Supplementary Figure 3 Probands with de novo PRKD1 mutations.

A) Clinical synopsis of the observed phenotypes across patients carrying PRKD1 mutations. Columns represent single probands, shades of cells represent the number of probands sharing a phenotype in the given phenotypic categories. Photographs of affected probands are shown for which consent could be obtained for publication. B) Protein plot showing PRKD1 protein domains and the distribution of de novo mutations. Two probands share identical missense mutations (Gly592Arg).

Supplementary Figure 4 High-confidence interactions found in the STRING PPI database in top-ranking set of CHD-associated genes.

Edges in the graph represent high confidence (STRING score > 0.9) protein-protein interactions between top ranking genes (FDR < 50%) in the integrated de novo and inherited variant analysis. Known CHD-associated genes are colored blue, other nodes are scaled according to their association FDR. The size of nodes is scaled by its degree.

Supplementary Figure 5 Saturation analysis for detecting haploinsufficient S-CHD-associated genes.

A box plot showing the distribution of statistical power to detect a significant enrichment of PTV mutations across 19252 genes in the genome, for different numbers of trios studied, from 500 trios to 10,000 trios. Line within the box shows the median, box corresponds to the first and third quartiles (the 25th and 75th percentiles) and whiskers correspond to most extreme values within 1.5 times the interquartile range from the box.

Supplementary Figure 6 Distribution of pairwise discordance between any sample pair in the cohort.

Samples with the lowest median coverage in sample-pairs with a discordance below 20% were excluded from further analysis.

Supplementary Figure 7 Comparison of candidate de novo mutations called by DeNovoGear between publicly available data sets of the DDD study and the study by Zaidi et al.

Allelic balance distributions are shown for transitions (ts) and transversions (tv) in both datasets. An overrepresentation of transversion events is found in the Zaidi et al. dataset at low allelic balances, primarily made up of G>T transversions.

Supplementary Figure 8 Principal component analysis of common SNPs for syndromic CHD probands and non-syndromic CHD probands.

First two components of PCA analysis, blue dots represent non-syndromic CHD cases while orange dots represent syndromic CHD cases. Sideplots represent the marginal distributions of the principal components, stratified by syndromic status.

Supplementary Figure 9 Number of cases and variants by sex stratified by syndromic status.

A) Counts by sex and syndromic status of samples included in the burden analysis. B) Mean number of B) de novo and C) inherited PTV variants stratified by sex and syndromic status. Error bars represent 99% confidence intervals on the measured means.

Supplementary Figure 10 Box plots for transition/transversion (Ti/Tv) ratios of rare exomic inherited variants for samples used in the burden analysis.

Samples are stratified by syndromic status. Whiskers represent the highest/lowest value within 1.5 times the interquartile range. Upper and lower hinges represent the 25th and 75th percentiles, respectively.

Supplementary Figure 11 Box plots showing counts of rare inherited synonymous variants for samples used in the burden analysis.

Samples are stratified by syndromic status. Whiskers represent the highest/lowest value within 1.5 times the interquartile range. Upper and lower hinges represent the 25th and 75th percentiles, respectively.

Supplementary Figure 12 Mean number of autosomal de novo synonymous mutations stratified by syndromic status.

Dashed line represents the expected synonymous mutation rate (Samocha et al., 2014). Error bars represent the 99% confidence interval for the measured mean.

Supplementary Figure 13 Quantile–quantile plots for case–control counts using Fisher’s exact test statistics.

QQ-plots considering case/control A) PTV counts or B) missense counts using Fisher’s exact test statistics to test for systematic deviations from the null hypothesis.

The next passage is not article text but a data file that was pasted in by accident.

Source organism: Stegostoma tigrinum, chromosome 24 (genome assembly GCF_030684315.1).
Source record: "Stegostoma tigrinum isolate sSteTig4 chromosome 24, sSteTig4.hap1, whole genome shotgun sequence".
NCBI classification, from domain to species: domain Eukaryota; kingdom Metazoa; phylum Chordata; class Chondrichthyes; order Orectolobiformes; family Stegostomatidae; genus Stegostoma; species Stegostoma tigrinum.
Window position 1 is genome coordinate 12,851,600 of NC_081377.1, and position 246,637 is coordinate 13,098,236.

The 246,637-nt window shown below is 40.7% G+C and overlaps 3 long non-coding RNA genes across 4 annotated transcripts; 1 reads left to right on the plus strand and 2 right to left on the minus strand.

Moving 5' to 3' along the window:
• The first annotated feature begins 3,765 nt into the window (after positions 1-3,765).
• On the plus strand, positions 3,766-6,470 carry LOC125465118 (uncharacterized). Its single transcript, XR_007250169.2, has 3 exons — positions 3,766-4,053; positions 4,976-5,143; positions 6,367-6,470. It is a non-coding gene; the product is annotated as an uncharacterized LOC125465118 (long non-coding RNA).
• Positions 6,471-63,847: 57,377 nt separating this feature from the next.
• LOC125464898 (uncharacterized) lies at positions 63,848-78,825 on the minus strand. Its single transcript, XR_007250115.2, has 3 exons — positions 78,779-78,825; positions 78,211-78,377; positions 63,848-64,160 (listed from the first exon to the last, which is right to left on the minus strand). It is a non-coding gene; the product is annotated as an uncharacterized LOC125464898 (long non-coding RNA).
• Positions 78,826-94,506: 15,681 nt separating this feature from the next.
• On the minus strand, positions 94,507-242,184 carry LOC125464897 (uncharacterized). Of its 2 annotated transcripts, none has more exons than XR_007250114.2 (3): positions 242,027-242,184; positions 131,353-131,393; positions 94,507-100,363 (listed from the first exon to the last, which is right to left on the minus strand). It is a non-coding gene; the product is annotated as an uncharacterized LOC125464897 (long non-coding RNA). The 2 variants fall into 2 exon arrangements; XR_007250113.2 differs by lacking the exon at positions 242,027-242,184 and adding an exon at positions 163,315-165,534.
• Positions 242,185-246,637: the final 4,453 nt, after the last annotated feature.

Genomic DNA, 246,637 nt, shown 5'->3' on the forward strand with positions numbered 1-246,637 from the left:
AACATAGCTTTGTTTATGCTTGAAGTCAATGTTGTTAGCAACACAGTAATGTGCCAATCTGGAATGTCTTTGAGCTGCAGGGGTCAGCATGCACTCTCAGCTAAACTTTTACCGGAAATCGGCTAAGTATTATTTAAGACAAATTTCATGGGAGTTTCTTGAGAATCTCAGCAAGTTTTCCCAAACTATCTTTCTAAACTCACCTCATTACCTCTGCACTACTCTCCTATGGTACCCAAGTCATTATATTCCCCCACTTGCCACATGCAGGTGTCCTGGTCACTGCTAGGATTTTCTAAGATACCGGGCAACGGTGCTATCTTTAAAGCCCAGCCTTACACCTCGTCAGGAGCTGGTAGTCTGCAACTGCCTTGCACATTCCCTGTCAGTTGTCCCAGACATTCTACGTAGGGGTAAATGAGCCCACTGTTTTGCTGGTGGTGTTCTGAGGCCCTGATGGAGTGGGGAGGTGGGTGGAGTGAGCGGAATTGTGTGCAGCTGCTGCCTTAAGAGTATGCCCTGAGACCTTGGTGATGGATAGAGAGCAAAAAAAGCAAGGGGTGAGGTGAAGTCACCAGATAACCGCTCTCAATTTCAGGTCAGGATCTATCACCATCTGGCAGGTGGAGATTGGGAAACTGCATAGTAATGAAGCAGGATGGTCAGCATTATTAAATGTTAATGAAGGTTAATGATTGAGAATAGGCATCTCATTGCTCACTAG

Supplementary Figure 14 CDK13 protein structure by homology modeling.

CDK13 protein structure by homology modeling on the known CDK12 structure with co-crystallized ATP-substitute AMP ligand: mutated residues are shown in green, catalyzing Magnesium ion is shown in magenta, Cyclin domain is shown in orange with it’s interacting residue shown in cyan.

Supplementary information

Supplementary Text and Figures

Supplementary Figures 1–14 (PDF 1835 kb)

Supplementary Note

Supplementary Note and Supplementary Tables 1–6, 13, 14, 19, 24 and 27 (PDF 1884 kb)

Supplementary Table 7

Inherited rare PTVs in Tier 1 monoallelic CHD genes (XLSX 10 kb)

Supplementary Table 8

Results of de novo enrichment analysis in the S-CHD cohort (XLSX 66 kb)

Supplementary Table 9

Results of de novo enrichment analysis in the "unresolved" S-CHD cohort (XLSX 50 kb)

Supplementary Table 10

Clinical description of probands carrying de novo mutations in CDK13 (XLSX 72 kb)

Supplementary Table 11

Clinical description of probands carrying de novo mutations in CHD4 (XLSX 74 kb)

Supplementary Table 12

Clinical description of probands carrying de novo mutations in PRKD1 (XLSX 75 kb)

Supplementary Table 15

Manual review of top-ranking genes from the (TADA) integrated de novo and inherited variant analysis (XLSX 68 kb)

Supplementary Table 16

Results of InnateDB Gene Ontology overrepresentation analysis (XLSX 241 kb)

Supplementary Table 17

Results of InnateDB Pathway overrepresentation analysis (XLSX 65 kb)

Supplementary Table 18

Overview of main analyses and their primary conclusions (XLSX 9 kb)

Supplementary Table 20

Manually curated set of known CHD-genes by tier and inheritance mode (XLSX 14 kb)

Supplementary Table 21

List of de novo variants in S-CHD cases called by DeNovoGear after filtering criteria were applied (XLSX 114 kb)

Supplementary Table 22

List of de novo variants in NS-CHD cases called by DeNovoGear after filtering criteria were applied (XLSX 151 kb)

Supplementary Table 23

List of de novo variants in S-CHD-DX cases (syndromic cases with no de novo variants in known developmental disorder genes) called by DeNovoGear after filtering criteria were applied (XLSX 82 kb)

Supplementary Table 25

1241 rare CNV calls made by CoNVex and passing automatic and manual quality control (XLSX 307 kb)

Supplementary Table 26

31 CNV calls overlapping known CHD-associated genes or top-ranking genes (FDR<10%) from the integrated de novo and inherited variant analysis (XLSX 19 kb)

Supplementary Table 28

Results of the integrated (TADA) de novo and inherited rare variant analysis (XLSX 3978 kb)

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Sifrim, A., Hitz, MP., Wilsdon, A. et al. Distinct genetic architectures for syndromic and nonsyndromic congenital heart defects identified by exome sequencing. Nat Genet 48, 1060–1065 (2016). https://doi.org/10.1038/ng.3627